Gainful Employment Ruling Struck Down

English: Photo of Education Secretary (2009-)....

Just days after the Department of Education released Gainful Employment Informational Debt Measures and Gainful Employment Informational Loan Medians to institutions, GE is Dead!

On Saturday, United States District Judge Rudolph Contreras struck down Gainful Employment rules in a suit that the Association of Private Colleges and Universities brought against the Department of Education and Secretary Arne Duncan to challenge Gainful Employment rules.

Check out the full text of the legal decision here:

https://ecf.dcd.uscourts.gov/cgi-bin/show_public_doc?2011cv1314-25

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The secret to success: Manage Career Services well.

Career Education Corporation was recently in the news as ACICS, the nation’s largest national accreditor threatened to withdraw its approval after the company was unable to substantiate its reported job placement data. ACICS requires schools that they accredit to maintain at least 65% job placement and according to a company news release, all but 13 out of the 49 schools in question met the requirement. The news comes as a growing number of for-profit colleges face scrutiny over their job placement practices. And while many schools are doing a great job meeting accreditation standards, the newest gainful employment regulations could deliver a knockout punch to others. So what’s the solution?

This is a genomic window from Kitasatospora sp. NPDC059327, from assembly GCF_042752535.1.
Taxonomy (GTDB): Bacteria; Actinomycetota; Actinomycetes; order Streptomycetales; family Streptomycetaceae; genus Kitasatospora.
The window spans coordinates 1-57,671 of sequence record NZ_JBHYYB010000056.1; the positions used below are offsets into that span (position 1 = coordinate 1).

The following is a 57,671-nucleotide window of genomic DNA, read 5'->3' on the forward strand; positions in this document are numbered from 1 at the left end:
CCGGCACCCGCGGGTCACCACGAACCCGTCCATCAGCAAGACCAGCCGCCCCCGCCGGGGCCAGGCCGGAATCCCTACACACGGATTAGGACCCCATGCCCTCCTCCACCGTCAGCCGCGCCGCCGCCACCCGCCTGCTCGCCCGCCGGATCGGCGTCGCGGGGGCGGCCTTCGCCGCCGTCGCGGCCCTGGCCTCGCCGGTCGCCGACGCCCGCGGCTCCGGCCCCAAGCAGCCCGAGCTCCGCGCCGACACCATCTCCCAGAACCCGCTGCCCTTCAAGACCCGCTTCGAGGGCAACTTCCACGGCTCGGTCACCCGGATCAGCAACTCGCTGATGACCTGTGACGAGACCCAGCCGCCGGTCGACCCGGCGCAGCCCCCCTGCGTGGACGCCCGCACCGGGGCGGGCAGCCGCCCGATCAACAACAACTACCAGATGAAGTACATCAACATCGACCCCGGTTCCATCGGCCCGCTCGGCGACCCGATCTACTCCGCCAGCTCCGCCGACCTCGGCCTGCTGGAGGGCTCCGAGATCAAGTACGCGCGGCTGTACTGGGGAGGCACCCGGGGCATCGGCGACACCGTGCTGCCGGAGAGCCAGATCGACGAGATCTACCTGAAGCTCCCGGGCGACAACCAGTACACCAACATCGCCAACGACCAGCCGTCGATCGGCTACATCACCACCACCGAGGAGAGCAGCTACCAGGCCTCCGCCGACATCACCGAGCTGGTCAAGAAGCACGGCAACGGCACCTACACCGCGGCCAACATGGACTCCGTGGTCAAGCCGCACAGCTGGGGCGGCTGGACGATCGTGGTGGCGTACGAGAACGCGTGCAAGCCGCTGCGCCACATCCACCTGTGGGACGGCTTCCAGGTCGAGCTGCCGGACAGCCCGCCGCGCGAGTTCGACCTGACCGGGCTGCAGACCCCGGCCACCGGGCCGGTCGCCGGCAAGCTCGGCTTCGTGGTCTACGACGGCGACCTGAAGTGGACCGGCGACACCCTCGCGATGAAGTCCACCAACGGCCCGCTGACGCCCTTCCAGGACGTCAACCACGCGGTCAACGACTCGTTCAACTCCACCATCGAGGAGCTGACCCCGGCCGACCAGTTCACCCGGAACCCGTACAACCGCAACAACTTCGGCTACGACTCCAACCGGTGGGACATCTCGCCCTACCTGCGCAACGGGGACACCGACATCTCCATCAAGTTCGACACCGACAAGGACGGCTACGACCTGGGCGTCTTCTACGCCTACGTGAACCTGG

Schools and colleges should manage their career services departments just like they manage their admissions departments. Job placement shouldn’t be an afterthought, it should be the second most important function schools and colleges (and oh hey there private and public colleges, I’m talking to you too) do for their graduating students (the first of course, is providing education). If a school’s admissions office is staffed with five counselors, staff six in career services. If your accreditor sets a low benchmark like 65%, blow it out of the water and achieve 90% and accept nothing less. According to the US Bureau of Labor Statistics, the occupational outlook for a great number of programs taught by for-profits is bright. The secret to success is in managing career services well.